New research on PD-1 and PD-L1 inhibitors is raising questions on the positive and negative effects of popular cancer treatments, calling for further studies.
PD-L1 Inhibits Chronic Pain in Mice
Ru-Rong Ji (Duke University) and Yu-Qiu Zhang (Fudan University) have shown that PD-L1 can lessen acute and chronic pain when injected into mice. The team found that PD-LI — a protein inhibited by some cancer immunotherapies — is also produced by normal, healthy skin and spinal cord tissues. These findings could be used to develop new analgesics and improve pain monitoring and management practices in patients being treated with PD-LI inhibiting immunotherapies.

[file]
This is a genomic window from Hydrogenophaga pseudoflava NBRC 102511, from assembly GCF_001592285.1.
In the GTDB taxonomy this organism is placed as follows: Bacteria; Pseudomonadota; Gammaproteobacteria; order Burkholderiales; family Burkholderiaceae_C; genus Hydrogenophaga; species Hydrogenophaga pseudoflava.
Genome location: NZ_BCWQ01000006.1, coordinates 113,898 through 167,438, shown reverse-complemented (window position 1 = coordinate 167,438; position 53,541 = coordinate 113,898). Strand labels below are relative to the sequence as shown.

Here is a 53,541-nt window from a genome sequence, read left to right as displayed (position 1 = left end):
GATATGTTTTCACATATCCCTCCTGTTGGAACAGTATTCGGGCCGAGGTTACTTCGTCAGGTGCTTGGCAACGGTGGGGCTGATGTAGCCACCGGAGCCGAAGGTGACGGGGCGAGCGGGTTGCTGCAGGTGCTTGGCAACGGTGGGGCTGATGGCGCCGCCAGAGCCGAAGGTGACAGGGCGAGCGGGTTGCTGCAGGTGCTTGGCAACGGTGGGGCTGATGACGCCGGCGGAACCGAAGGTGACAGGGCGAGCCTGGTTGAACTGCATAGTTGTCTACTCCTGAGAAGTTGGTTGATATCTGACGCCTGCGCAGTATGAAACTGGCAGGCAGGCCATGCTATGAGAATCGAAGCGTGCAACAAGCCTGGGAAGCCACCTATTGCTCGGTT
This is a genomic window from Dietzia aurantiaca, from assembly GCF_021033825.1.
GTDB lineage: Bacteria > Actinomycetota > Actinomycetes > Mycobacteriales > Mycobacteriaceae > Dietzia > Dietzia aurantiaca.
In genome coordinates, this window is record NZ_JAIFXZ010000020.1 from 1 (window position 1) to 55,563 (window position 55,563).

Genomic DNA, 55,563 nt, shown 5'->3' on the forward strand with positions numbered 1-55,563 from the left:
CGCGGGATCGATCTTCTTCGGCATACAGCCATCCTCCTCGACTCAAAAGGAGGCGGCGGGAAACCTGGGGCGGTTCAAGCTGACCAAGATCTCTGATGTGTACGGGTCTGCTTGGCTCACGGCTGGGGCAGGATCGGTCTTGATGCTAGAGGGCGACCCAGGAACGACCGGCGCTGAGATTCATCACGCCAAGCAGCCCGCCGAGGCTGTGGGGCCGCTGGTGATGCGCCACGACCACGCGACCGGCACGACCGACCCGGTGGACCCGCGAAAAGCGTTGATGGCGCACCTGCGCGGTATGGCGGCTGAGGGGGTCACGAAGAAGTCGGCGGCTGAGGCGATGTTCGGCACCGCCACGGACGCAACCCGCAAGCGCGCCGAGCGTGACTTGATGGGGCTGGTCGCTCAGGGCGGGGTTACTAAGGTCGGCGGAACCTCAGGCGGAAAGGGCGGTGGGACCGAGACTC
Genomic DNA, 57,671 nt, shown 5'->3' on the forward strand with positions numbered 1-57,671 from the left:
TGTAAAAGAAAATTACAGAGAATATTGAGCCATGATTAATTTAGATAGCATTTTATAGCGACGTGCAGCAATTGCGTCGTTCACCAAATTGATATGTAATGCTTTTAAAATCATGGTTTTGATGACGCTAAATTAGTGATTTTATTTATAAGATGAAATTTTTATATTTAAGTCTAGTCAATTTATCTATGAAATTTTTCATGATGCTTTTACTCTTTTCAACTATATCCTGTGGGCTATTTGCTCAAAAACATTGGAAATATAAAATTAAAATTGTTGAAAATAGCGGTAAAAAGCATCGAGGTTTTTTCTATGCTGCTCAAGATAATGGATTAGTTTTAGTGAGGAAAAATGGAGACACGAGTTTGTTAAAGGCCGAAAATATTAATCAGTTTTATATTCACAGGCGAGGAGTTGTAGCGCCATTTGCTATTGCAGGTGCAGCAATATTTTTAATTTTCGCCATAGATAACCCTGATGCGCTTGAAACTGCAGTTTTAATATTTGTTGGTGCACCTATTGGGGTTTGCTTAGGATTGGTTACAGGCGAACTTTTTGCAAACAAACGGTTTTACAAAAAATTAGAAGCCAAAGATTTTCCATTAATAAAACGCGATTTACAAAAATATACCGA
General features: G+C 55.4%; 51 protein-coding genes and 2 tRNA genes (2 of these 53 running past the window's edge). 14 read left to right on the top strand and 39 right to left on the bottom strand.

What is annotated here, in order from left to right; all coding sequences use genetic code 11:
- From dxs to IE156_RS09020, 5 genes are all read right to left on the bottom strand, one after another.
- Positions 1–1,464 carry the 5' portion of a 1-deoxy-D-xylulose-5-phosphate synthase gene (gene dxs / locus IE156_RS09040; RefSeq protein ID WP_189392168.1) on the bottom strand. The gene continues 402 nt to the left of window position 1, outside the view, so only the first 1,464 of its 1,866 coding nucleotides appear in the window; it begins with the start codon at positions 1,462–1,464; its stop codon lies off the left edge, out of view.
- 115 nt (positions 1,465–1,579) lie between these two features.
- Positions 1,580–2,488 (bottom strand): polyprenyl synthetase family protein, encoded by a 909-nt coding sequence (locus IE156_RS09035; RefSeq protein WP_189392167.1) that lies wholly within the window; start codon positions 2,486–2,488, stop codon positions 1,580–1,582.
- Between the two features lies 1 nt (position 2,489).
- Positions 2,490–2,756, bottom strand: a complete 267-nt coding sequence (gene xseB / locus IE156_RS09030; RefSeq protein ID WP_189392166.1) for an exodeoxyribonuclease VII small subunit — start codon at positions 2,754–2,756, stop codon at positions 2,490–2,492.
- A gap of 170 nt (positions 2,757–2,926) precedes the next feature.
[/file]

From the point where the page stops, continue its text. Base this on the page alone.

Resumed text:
Immunotherapies May Worsen Cancer in Patients with Some Genetic Mutations
Two recent studies suggest that PD-1 inhibiting immunotherapies can have an unintended impact on cancer cells for patients with some rare genetic alterations, causing their tumors to grow and spread. Some patients with EGFR mutations or extra copies of MDM2 and MDM4 experienced rapid tumor advancement following immunotherapy.
The researchers are calling for more exploration of these findings and studies on larger populations.